AN administrative complaint has been filed at the Supreme Court against a Marikina City judge handling the case involving the Harbour Centre Port Terminal Inc. (HCPTI) for “gross misconduct and gross ignorance of the law.”
Businessman Michael Romero, in his 15-page complaint-affidavit filed on June 19, accused Judge Felix Reyes of the Marikina Regional Trial Court (RTC) Branch 272 of bias and partiality when he issued a temporary restraining order against him and in favor of plaintiff Mario Saycon, former HCPI corporate secretary.
Saycon filed a case of injunction and damages against Romero and his associates on May 8 to stop them from using corporate documents that Saycon signed when he was still the corporate secretary.
But during his cross examination on May 11, Saycon said he was working for businessman Reghis Romero when his complaint-affidavit was executed on May 8 in the office of Reghis at RII Builder’s building in Quezon City and not in his lawyer’s office in Marikina contrary to what was stated in the affidavit.
“This proves that Saycon was working for Reghis to execute the affidavit to get back at me. Judge Reyes ignored the most important fact that Saycon’s affidavit is spurious from the start,” Michael said.
In his testimony, Saycon could also not remember the three corporate documents he wanted Romero to stop using.
Michael said Saycon’s failure to re¬member the documents among others proved that he executed his affidavit without knowing its content.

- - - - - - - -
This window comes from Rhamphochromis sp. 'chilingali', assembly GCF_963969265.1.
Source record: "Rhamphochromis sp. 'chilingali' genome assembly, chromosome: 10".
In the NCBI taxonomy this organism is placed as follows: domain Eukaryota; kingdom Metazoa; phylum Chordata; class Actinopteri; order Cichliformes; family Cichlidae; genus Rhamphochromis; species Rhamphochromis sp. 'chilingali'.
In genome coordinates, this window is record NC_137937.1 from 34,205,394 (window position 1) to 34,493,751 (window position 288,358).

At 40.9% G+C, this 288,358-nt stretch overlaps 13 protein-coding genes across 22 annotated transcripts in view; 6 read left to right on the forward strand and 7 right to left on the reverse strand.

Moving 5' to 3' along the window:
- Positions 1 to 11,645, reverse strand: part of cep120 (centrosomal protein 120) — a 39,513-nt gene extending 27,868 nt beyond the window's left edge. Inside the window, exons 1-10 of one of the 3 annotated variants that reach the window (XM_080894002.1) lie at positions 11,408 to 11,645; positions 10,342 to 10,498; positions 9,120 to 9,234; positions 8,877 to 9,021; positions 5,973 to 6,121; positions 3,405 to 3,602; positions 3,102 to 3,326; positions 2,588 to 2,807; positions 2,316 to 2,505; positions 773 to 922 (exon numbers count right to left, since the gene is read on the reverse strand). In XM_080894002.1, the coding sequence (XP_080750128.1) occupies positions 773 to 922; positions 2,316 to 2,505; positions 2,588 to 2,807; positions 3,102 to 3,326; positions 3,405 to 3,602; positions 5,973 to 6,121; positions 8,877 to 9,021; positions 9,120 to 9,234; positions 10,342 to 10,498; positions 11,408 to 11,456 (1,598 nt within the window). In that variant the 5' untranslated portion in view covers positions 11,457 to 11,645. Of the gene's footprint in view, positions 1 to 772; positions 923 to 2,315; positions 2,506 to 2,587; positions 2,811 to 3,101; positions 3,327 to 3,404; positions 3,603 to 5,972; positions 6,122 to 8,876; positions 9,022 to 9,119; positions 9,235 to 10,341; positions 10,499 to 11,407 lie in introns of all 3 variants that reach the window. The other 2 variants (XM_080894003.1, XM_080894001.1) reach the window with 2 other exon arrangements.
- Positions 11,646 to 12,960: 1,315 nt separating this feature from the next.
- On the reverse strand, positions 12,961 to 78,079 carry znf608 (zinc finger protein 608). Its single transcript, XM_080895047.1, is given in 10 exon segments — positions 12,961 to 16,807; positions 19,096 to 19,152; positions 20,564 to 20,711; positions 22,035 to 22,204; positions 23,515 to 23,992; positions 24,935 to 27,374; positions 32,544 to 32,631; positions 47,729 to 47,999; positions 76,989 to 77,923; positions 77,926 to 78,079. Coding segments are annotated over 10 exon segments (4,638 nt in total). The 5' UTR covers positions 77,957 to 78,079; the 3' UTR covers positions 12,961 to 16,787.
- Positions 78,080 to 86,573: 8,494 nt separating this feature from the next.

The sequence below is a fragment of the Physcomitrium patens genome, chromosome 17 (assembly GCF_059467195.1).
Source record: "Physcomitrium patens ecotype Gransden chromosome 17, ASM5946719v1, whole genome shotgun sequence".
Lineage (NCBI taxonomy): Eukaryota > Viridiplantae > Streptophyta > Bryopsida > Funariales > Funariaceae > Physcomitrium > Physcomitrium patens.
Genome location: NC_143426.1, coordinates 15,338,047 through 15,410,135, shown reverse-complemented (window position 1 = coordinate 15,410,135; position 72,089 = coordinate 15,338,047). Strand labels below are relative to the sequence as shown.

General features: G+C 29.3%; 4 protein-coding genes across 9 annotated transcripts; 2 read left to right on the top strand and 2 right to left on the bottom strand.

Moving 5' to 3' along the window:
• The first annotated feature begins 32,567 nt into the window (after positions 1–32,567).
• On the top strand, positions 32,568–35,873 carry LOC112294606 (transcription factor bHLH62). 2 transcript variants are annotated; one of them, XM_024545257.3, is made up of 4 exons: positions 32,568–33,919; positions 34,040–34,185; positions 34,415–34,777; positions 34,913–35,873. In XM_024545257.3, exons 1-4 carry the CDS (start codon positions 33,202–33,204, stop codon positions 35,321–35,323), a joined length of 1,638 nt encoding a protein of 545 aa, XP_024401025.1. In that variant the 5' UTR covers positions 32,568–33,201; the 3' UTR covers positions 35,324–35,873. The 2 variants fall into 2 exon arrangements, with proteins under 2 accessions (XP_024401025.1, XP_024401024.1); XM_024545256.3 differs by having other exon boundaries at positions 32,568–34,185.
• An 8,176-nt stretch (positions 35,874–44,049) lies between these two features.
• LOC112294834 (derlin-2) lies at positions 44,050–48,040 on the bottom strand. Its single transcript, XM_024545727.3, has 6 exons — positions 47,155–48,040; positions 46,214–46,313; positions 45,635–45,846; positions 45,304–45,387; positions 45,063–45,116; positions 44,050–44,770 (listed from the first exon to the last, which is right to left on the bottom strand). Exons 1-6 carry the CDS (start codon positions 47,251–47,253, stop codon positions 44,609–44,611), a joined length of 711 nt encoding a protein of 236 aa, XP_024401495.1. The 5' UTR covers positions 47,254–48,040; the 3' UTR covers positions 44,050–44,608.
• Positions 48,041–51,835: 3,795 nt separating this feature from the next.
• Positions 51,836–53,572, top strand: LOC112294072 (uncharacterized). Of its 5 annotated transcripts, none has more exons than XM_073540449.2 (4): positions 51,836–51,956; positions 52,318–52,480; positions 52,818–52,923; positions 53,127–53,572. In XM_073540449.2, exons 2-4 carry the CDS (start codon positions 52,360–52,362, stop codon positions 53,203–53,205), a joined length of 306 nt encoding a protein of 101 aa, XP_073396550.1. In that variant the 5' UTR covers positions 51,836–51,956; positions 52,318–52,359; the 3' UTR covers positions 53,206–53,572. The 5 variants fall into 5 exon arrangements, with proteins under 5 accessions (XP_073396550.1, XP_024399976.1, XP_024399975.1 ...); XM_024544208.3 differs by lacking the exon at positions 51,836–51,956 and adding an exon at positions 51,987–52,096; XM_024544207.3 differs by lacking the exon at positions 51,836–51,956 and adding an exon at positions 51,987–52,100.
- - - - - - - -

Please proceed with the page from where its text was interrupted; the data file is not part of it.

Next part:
“Despite the admissions of Saycon on the falsity of his Judicial Affidavit, Judge Reyes granted the TRO [temporary restraining order],” Michael said, adding that Reyes did not include the proven facts or the law upon which he based his ruling he issued on May 15, 2015.
Reyes, Michael said, on his own also wanted to expand the coverage of the application for injunction when he issued an order on June 15 for Ramil Mendoza, the current corporate secretary of HCPTI, to testify and explain on June 17 a number of HCPTI documents.
The Secretary’s Certificates, Michael emphasized, were not among the documents that were the subject of Saycon’s application for injunction.
“Why does Judge Reyes want to go beyond the subject of the application for injunction? What is his personal agenda?” he asked.
Michael then filed a motion for inhibition against Reyes with a motion to suspend the court proceedings, saying that the June 15 order was “so arbitrary, uncalled for, unsolicited and highly suspect.”